Home Blog Interviews

My Favourite Album - Bei Ru

Posted on Wednesday 4th November 2020 at 13:40

Jimi Arundell

Written by
Jimi Arundell


Joining Gigantic for another edition of My Favourite Album is internationally renowned producer and multi-instrumentalist Bei Ru!


Los Angeles based Bei Ru playfully blurs genres and combines live instrumentation to infuse electronica bits with his love of jazz, soul, funk and the sounds from his Armenian heritage to create a fresh feel totally unique to him. Critics and fans went wild for debut album ‘Little Armenia (L.A.)’ which was created entirely using Armenian music samples and the passion has remained high amongst his growing number of avid listeners with the release of subsequent records ‘Saturday Night at the Magic Lamp’ and ‘L.A. Zooo’.


This year has been particularly prolific for the producer, seeing the release of not one but two albums! ‘Pomegranate Juice’ was made available in March and now he drops his latest LP ‘Custom Made Life’.


Produced, mixed and recorded almost entirely single handily; ‘Custom Made Life’ marks a true creative high for Bei Ru who has captured the sunkissed West Coast experience then injected them into fourteen lofi house and hip hop tracks that are awash with chilled vibes.


The essential record includes contributions from a wide range of stars such as Jimetta Rose, Peyton, Roc Marciano – make sure you check out awesome single ‘How To Let Go Of Bad Vibes’ which features Seven Davis Jr.! CLICK HERE to grab your copy of ‘Custom Made Life’.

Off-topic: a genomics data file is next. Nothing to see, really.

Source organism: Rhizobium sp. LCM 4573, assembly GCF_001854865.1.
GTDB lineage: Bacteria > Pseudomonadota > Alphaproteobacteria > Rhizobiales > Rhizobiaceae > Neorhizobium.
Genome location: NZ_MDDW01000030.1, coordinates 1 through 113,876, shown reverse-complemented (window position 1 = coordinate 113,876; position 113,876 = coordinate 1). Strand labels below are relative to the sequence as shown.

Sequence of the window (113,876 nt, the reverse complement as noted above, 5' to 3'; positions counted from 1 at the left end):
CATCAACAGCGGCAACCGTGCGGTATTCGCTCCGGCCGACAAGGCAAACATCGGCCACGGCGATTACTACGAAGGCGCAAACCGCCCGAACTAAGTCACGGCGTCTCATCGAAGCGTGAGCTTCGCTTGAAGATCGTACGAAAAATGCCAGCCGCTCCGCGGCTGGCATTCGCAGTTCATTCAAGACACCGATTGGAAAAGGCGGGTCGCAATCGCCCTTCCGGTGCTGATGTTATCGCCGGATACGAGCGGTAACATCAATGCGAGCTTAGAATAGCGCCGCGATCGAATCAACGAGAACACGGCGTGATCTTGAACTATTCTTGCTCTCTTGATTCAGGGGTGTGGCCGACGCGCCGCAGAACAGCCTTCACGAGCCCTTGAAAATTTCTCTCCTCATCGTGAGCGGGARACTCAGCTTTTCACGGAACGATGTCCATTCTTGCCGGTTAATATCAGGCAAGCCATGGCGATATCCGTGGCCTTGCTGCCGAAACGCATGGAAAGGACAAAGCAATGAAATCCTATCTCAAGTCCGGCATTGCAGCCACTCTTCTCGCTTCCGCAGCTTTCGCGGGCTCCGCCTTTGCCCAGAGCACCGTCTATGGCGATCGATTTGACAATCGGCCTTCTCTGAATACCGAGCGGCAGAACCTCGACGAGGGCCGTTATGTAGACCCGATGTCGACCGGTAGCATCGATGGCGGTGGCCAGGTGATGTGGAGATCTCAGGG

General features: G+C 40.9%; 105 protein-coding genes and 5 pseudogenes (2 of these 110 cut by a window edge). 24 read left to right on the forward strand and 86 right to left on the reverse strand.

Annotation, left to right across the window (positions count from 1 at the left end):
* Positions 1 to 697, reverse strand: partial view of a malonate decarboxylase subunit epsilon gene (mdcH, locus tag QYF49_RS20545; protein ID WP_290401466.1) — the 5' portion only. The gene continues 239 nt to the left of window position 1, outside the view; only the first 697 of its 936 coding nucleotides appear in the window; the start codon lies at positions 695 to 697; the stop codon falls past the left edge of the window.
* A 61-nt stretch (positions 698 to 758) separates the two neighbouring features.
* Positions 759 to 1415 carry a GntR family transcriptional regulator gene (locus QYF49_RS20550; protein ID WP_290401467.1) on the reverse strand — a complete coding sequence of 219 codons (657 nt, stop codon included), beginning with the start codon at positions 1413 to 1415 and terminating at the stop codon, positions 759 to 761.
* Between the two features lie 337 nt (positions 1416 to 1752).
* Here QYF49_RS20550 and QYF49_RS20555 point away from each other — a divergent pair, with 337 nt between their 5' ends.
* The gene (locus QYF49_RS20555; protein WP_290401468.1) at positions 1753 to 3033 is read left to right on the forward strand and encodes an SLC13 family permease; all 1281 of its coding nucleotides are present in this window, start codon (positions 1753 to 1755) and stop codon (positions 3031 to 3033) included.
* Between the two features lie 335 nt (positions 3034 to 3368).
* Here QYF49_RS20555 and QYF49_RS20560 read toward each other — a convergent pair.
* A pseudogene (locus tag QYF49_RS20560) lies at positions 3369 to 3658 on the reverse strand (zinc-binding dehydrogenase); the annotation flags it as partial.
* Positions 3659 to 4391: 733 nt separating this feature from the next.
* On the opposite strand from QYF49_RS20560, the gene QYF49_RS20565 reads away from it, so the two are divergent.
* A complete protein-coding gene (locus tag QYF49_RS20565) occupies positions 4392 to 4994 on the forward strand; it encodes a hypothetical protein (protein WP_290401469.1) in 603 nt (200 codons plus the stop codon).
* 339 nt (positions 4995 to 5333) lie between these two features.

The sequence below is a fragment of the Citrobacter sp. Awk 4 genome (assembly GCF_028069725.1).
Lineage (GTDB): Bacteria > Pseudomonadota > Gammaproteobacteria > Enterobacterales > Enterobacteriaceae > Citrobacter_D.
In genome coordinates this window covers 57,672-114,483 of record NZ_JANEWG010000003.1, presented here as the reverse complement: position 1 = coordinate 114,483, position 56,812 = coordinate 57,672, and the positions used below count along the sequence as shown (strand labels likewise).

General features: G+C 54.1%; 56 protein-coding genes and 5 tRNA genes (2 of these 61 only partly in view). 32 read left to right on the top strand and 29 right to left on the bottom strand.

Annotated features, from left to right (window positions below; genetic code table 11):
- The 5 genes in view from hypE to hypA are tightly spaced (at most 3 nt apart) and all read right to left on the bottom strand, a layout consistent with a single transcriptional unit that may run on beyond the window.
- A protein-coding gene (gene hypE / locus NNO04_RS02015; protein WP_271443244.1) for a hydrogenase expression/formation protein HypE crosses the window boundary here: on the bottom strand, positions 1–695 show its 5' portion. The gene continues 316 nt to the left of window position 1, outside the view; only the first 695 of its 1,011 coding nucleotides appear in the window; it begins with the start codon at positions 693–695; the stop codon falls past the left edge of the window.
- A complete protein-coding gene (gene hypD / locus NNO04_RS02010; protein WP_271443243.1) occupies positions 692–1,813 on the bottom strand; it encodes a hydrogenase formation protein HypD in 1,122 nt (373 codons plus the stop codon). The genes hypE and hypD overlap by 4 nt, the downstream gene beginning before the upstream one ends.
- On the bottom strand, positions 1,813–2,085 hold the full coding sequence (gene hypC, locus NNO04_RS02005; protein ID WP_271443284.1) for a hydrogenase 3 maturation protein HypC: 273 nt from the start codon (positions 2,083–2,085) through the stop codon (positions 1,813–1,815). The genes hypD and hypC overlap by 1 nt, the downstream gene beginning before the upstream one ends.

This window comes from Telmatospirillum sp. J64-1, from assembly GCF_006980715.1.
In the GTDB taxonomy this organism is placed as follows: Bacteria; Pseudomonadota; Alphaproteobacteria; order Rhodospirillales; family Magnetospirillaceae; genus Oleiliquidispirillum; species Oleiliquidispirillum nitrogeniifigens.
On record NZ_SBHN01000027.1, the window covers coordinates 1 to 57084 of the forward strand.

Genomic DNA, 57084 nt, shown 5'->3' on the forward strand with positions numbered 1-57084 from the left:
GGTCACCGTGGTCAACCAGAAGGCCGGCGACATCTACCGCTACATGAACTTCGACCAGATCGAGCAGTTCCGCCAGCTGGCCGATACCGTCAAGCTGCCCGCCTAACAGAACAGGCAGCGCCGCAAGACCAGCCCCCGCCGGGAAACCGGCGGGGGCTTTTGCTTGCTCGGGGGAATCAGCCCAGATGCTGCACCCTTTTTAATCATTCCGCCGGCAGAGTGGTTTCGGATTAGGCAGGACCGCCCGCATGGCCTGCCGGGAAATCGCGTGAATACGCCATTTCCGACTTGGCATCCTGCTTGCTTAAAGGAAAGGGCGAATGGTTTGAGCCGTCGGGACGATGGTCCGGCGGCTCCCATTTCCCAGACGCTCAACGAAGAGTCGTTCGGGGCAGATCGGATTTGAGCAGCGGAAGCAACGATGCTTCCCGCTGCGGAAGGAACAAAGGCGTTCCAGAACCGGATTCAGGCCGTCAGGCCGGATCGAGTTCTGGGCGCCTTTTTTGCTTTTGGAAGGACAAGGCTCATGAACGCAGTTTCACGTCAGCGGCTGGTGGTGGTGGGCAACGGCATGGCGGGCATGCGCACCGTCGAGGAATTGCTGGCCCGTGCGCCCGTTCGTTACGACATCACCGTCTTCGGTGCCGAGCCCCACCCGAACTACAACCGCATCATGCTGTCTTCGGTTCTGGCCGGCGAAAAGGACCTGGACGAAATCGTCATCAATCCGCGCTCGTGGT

What Is It?


The Black Saint and the Sinner Lady’ – Charles Mingus



When Was It Released?





Where Did You First Hear It?


I saw it on the wall in the Jazz section at Amoeba Music in Hollywood some years back when I started to really get into Jazz (albeit more fusion type stuff). I wasn't familiar with Mingus' music at the time, but the cover drew me in, so I decided to gamble on it and it became one of my favourite things to listen to in any genre.



What Does It Mean To You?


It really runs the gamut of emotion, but tends to sway more towards a bittersweet tone, so I'm cautious as to when I listen to it because it really takes me to a certain place as far as mood. It's an incredibly powerful album. It's one of those records that give you goosebumps every time you play it, no matter how many times you've heard it, and I can attest to that. Around the time when I bought it, I'd usually steer clear of Jazz records that didn't have some Fender Rhodes piano or synthesizers on there, and would also usually avoid anything pre-late 60s, but this one was so undeniably good that it eventually opened me up to a lot of other Jazz artists and albums that I'd have otherwise ignored.



Talk Us Through Your Favourite Songs And Lyrics On The Album


Track C - Group Dancers’: So Mingus, who was a virtuoso bass player, also played piano on this album. This song starts with a piano solo of his which is so fucking good that I couldn't do it justice by trying to describe it with simple adjectives. Up until hearing this song, I found piano solos utterly boring and never bothered seeking them out unless it was a Fender Rhodes. This one really shook me up though, and gave me a whole new perspective on music and appreciation for what you can achieve with just one instrument. Now, being that piano wasn't Mingus' main instrument, his playing isn't as smooth as say an Ahmad Jamal, but there's so much depth to what he plays that it's undeniably beautiful. The song eventually progresses into a full on suite (like most of the album) with masterfully arranged horns and even acoustic guitar, which wasn't common on Jazz records at the time. An absolute masterpiece.



Anything else you want to add?


The father of a musician friend of mine says to always try and listen to things you'd never otherwise listen to. It's like a comfort zone thing that we can all get caught up in, where you're just so into a certain genre or style that you don't bother with anything else. But I've learned that opening yourself up to ANY type of music can not only lead to some incredible discoveries, but it also shapes your perception and understanding of music in a way that you'd never otherwise expect.



Back to top: